I'm not really one to endorse anything in particular but being an LVAD caregiver and the fact that I'd like to thank Susie yet again for setting this up.... I've got to give props to LHH, Lotsa Helping Hands. 

Probably about day 2 into it all back in October, Susie pretty much took the bull by its horns and set up a "Riepl Family Community" via Lotsa Helping Hands for us. I remember her going through my iphone contact list but not really recalling what it was for. She was talking with my brother, Gina, Chad, Kevin's sister & his parents about their contacts & how to invite them into said community.  I realized about two days later what she had done was nothing short of amazing. For this I'm grateful.  

Let me explain what Lotsa Helping Hands is all about. It's a free, private, web-based communities for organizing friends, family, and colleagues during times of need. It easily coordinates activities and manages volunteers with a group calendar. If you are caring for someone in crisis, or going through one yourself, chances are you have heard the question "what can I do to help?" By using Lotsa Helping Hands, everyone knows what to do and when to do it. Energy is spent helping, not scheduling. 

Here is a link to Lotsa Helping Hands:  https://www.lotsahelpinghands.com/

Like I said, Susie set this all up in the blink of an eye. At one point I remember her working a laptop, my iphone, and hers. She's a woman, she knows how to multitask. Enough said. Again, I'm grateful she did this for us. She assigned "coordinators" to specific people in our families so that when someone would request to be a part of the Riepl Family Community, a coordinator could confirm them. Once confirmed you'd basically have access to our inner circle of what was going on with Kevin as well as helping me & the boys out. 

The task calendar would have things on there like grocery shopping, airport pickups, airport drop offs, hospital drop offs, and bringing meals to us. Can I tell you that literally in the blink of an eye, we had friends volunteering to bring us meals for two months straight?  For once in my life I was speechless by the overwhelming love & support from our second family...our California family.  You all rock and you know it. To my "core group of friends" that continue to help us on a daily basis...you know who you are...I am grateful and we DO appreciate your help.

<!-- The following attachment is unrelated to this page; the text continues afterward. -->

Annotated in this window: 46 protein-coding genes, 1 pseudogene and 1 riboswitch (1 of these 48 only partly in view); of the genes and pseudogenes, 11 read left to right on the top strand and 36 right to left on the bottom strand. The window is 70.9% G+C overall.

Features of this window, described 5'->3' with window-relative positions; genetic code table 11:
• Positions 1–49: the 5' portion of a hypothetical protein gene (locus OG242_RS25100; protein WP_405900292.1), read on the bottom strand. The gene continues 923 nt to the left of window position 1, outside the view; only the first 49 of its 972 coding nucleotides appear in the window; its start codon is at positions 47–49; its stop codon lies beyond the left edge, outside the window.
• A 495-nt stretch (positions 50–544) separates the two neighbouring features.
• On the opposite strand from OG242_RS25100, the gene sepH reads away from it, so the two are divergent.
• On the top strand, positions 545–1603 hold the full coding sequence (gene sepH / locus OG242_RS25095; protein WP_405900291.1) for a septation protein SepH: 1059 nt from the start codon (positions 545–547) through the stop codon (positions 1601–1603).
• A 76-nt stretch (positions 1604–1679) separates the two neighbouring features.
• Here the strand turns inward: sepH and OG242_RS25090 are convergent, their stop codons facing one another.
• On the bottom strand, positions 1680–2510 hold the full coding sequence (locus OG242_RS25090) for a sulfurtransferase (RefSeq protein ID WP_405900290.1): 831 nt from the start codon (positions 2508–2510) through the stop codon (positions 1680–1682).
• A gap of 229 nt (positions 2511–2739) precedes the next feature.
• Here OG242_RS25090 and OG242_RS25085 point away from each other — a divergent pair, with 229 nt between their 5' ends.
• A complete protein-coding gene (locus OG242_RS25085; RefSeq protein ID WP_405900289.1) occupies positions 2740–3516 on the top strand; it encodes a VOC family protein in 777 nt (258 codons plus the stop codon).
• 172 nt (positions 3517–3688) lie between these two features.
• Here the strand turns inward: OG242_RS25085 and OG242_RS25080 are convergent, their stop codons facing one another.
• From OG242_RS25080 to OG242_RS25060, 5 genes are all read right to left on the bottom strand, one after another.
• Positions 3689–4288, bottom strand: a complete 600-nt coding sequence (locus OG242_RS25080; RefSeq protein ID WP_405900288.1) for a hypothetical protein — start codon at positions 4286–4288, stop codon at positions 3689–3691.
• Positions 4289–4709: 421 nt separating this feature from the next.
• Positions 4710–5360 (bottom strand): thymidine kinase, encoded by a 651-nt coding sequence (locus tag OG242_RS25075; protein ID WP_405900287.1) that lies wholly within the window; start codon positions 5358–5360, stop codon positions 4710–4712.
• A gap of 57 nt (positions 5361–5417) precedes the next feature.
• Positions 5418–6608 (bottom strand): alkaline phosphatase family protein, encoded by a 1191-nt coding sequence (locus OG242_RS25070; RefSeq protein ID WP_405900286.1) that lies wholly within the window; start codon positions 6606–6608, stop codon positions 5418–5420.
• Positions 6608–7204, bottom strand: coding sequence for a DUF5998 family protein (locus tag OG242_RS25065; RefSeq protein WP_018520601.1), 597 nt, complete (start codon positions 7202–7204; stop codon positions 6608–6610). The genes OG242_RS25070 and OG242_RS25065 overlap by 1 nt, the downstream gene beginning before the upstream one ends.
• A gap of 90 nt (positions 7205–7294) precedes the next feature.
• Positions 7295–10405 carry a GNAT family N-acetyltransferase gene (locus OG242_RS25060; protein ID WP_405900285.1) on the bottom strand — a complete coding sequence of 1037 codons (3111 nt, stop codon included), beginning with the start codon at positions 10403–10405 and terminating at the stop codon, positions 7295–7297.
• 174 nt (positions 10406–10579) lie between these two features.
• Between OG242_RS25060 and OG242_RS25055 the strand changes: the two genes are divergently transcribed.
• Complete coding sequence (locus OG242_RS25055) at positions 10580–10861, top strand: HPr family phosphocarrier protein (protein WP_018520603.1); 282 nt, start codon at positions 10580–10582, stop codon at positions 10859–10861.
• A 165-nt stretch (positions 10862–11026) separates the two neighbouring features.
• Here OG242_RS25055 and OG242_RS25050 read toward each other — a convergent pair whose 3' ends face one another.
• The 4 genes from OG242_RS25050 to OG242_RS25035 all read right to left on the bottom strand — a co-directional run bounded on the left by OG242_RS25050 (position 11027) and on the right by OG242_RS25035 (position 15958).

LHH was also a good way for us to communicate to the masses. We could let friends, family, & colleagues know what was going on in one simple email. In the beginning I was not doing the updating because I had too much on my plate. Too much to worry about. Kevin and the boys were my only focus. As things progressed, Kevin woke up, and the boys got to finally visit Daddy at the hospital, he got discharged.....I was doing the updating. 

To this day I still do the updating. Honestly I haven't updated in over a month simply because there isn't anything to update about. I will tell you that once we get listed, once we get "the call" that a heart is available for Kevin, .....if you're not a member of the LHH Riepl Family Community...well, you might be left out then. I say this because LHH will be my way of communicating to everyone once again....because it will be easy....because I will be living at the hospital with Kevin & then back at home with the boys along with getting more in depth transplant education. Are you following me? Sure, I might post a thing or two on facebook but I won't go into detail......and I would hope that any member of our LHH community would keep the "details" to themselves.  I'm not being bitchy but just this time around I have to make sure everyone involved has my husbands best interest at heart, no pun intended.